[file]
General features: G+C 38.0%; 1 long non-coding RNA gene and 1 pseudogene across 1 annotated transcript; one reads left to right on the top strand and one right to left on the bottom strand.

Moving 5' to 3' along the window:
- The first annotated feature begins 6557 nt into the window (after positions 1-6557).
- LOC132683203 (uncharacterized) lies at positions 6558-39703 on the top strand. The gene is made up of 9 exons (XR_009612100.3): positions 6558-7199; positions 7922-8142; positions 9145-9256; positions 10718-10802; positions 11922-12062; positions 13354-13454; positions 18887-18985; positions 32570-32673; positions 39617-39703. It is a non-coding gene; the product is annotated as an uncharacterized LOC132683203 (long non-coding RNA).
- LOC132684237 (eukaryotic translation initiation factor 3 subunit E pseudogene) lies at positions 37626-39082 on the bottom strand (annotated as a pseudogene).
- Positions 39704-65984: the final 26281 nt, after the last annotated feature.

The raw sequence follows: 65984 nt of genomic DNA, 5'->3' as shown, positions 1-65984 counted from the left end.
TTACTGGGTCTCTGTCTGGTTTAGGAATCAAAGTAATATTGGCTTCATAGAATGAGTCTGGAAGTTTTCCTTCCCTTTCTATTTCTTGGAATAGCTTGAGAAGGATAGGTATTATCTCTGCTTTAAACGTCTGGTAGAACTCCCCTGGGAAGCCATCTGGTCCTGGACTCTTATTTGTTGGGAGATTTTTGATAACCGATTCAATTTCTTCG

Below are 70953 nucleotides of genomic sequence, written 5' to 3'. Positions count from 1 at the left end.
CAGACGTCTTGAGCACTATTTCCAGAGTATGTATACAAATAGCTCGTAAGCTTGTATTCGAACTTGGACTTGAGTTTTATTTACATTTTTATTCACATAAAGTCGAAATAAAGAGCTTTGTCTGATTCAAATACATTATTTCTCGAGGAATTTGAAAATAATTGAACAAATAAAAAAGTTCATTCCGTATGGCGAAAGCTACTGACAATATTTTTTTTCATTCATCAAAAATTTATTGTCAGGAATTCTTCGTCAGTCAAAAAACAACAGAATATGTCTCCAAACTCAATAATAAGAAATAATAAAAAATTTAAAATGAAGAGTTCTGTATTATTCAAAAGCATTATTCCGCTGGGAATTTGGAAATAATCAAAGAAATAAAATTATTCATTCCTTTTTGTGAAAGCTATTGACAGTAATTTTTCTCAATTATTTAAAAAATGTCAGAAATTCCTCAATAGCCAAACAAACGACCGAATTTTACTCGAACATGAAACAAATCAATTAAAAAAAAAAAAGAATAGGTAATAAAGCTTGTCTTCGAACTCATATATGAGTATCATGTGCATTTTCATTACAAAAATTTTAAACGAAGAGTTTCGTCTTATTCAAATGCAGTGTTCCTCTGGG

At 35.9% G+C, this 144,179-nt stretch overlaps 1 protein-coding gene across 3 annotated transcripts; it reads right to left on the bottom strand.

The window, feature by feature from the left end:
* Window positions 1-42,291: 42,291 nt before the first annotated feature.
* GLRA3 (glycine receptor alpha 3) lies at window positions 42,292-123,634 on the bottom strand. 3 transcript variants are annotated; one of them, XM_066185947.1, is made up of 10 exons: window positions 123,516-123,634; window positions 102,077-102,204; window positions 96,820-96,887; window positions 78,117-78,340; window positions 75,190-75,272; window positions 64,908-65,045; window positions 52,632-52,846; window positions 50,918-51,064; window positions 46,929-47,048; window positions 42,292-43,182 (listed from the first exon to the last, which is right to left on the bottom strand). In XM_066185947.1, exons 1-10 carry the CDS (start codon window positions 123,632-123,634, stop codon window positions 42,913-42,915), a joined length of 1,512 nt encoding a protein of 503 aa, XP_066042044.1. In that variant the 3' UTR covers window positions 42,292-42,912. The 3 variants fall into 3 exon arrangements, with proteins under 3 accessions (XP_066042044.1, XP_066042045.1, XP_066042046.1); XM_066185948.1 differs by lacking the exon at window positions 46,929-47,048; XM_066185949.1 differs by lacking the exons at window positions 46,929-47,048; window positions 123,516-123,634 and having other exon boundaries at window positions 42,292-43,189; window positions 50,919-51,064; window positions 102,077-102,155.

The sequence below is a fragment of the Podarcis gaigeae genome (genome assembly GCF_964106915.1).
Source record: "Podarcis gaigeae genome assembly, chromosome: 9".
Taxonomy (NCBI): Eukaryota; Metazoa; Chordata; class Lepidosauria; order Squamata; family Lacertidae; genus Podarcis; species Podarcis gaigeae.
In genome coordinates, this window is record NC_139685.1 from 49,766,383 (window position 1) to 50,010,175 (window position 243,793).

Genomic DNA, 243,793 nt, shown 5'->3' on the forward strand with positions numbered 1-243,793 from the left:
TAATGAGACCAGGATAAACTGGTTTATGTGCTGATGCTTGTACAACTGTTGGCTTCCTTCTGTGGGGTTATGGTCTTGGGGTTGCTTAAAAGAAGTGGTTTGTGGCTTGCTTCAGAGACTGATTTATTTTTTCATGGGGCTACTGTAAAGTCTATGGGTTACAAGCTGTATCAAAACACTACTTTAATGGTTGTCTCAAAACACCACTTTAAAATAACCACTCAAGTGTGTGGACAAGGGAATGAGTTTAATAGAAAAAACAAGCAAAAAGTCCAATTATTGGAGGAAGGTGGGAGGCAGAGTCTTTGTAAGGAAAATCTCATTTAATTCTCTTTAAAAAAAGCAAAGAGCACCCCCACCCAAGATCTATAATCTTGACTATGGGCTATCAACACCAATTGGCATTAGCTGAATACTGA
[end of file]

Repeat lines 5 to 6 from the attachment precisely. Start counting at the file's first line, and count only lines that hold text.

- LOC132684237 (eukaryotic translation initiation factor 3 subunit E pseudogene) lies at positions 37626-39082 on the bottom strand (annotated as a pseudogene).
- Positions 39704-65984: the final 26281 nt, after the last annotated feature.